Blue Origin is giving Mercury 13 pilot Wally Funk her long-overdue trip to space

Jeff Bezos will take Wally Funk on Blue Origin's first crewed flight later this month, with the iconic American aviator finally getting her chance to go to space. Blue Origin has been gradually announcing the crew list for the July 20th launch, which will see Bezos, his brother, and a so-far-unnamed multi-million dollar ticket holder experience about four minutes in space.

It's a relatively brief flight – only around ten minutes from takeoff to touchdown – but an important one for Blue Origin. Demonstrating not only the functionality and safety of its rockets, but of the legitimacy of space tourism as a viable business possibility, the July 20th launch will also give Bezos the opportunity beyond Earth's atmosphere he's apparently long wished for.

The Amazon founder isn't alone in that, of course. Mary Wallace "Wally" Funk is a legendary American aviator, with a lengthy list of firsts on her roster. She was the first female civilian flight instructor at Fort Sill, Oklahoma, and the first female Federal Aviation Agency inspector; has taught thousands of people to fly, and was the first NTSB female Air Safety Investigator in the mid-70s. However, it's her desire to go to space that earned her a spot on Blue Origin's first launch.

In 1961, Funk joined more than two dozen women in signing up to the "Women in Space" program, otherwise known as Mercury 13. It included the same rigorous training – both physical and mental – as male astronauts had gone through to qualify for NASA's space program, with Funk scoring higher on tests than John Glenn, who was the third American to go to space.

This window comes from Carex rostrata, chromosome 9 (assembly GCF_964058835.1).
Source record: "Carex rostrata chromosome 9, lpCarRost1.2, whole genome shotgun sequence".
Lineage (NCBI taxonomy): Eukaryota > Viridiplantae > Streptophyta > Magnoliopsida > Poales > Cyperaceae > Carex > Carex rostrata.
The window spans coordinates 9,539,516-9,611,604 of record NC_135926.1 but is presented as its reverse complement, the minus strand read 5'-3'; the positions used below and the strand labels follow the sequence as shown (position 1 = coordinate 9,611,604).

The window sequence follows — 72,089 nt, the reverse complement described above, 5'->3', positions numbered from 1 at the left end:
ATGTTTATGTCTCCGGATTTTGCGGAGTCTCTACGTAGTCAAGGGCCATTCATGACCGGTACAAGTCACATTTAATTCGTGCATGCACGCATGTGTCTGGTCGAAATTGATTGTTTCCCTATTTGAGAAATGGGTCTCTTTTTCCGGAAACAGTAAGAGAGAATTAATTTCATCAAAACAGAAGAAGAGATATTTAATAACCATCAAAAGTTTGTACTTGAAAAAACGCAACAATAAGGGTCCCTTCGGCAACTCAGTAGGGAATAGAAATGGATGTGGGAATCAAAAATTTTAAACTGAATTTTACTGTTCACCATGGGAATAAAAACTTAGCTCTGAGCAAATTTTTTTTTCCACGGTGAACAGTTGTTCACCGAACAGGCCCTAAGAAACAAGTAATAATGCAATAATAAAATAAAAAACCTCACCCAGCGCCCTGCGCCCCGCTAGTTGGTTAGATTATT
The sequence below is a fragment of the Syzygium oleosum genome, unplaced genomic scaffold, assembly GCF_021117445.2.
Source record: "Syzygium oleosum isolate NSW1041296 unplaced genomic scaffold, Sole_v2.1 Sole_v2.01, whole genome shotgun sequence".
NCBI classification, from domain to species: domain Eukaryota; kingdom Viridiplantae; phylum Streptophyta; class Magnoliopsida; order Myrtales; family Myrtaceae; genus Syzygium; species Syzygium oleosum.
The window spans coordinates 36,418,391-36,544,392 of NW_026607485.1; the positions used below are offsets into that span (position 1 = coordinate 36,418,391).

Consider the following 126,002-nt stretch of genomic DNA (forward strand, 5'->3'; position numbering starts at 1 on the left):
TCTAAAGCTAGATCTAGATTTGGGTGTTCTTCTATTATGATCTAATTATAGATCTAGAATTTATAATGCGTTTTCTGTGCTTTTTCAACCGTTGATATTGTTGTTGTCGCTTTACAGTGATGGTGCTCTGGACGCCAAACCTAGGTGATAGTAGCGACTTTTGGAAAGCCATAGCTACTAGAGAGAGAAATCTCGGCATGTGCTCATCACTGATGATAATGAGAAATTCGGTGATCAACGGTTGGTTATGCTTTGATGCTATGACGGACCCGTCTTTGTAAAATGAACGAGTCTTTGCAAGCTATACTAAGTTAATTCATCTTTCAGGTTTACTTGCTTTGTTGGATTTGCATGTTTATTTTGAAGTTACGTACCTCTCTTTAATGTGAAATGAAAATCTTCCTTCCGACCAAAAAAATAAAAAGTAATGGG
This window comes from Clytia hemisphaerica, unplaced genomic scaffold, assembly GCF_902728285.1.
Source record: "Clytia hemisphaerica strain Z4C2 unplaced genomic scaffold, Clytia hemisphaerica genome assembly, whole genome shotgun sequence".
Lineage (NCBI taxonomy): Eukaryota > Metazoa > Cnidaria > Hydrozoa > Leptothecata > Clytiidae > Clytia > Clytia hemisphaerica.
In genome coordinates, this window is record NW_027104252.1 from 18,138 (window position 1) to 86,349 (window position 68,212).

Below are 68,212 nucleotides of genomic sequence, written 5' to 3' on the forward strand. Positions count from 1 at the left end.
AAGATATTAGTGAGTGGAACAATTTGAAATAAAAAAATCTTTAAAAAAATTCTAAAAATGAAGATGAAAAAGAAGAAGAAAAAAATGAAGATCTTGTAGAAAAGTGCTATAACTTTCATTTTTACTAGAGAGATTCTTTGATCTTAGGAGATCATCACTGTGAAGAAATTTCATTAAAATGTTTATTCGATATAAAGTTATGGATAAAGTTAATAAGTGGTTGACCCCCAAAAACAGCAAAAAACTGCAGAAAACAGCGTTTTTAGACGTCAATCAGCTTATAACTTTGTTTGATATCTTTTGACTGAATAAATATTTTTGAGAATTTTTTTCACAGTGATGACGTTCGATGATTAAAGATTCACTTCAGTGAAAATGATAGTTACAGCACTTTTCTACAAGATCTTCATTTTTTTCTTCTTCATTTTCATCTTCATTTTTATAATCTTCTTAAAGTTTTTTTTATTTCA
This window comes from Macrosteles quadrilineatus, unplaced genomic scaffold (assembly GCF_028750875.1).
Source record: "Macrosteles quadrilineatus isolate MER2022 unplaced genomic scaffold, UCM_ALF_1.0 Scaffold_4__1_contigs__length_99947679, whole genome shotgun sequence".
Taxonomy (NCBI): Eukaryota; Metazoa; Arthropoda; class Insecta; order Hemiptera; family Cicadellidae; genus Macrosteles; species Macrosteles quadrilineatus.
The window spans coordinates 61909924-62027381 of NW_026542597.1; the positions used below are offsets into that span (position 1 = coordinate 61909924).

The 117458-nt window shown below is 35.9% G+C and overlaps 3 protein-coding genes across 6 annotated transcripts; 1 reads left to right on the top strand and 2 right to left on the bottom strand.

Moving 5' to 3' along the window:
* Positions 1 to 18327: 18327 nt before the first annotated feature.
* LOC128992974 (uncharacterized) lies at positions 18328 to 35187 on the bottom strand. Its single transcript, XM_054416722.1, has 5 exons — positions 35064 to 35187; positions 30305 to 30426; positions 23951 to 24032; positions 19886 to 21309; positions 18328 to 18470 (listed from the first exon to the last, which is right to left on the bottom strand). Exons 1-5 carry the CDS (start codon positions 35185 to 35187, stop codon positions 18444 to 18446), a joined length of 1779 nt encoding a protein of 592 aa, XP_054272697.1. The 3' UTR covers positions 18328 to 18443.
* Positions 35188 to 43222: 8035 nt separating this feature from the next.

Before the final Mercury 13 test, though, the program was canceled. NASA refused to consider a female astronaut for some time, only relenting in the late 1970s. However though Funk applied three times after that, she was turned down due to not having either an engineering degree or a test pilot background.

Bezos confirmed that Funk would be flying with him and the rest of the Blue Origin crew on his Instagram, with a brief interview with the famous aviator. It's an expensive gift: the winner of Blue Origin's charity auction for a seat on the rocket is paying $28 million, the company confirmed in late June

If all goes to plan, the New Shepard spacecraft will launch on July 20. It'll accelerate rapidly, until it reaches around Mach 3+ roughly two minutes after takeoff; after the third minute, the crew capsule will separate from the booster. It'll be considered in space-proper once it passes the Kármán Line: a 62 mile (330,000 feet) boundary above the planet's mean sea level. While there's no one, single definition of where Earth ends and "space" begins, that's one of the longstanding attempts to give it an official limit.

There won't be much time spent there, mind. New Shepard will spend a few minutes in zero-gravity, and then begin to descend, with the parachute scheduled to deploy at around the nine minute mark. Roughly ten minutes after the initial launch it will touch down again, a big step for Blue Origin and the culmination of many decades of waiting for Wally Funk.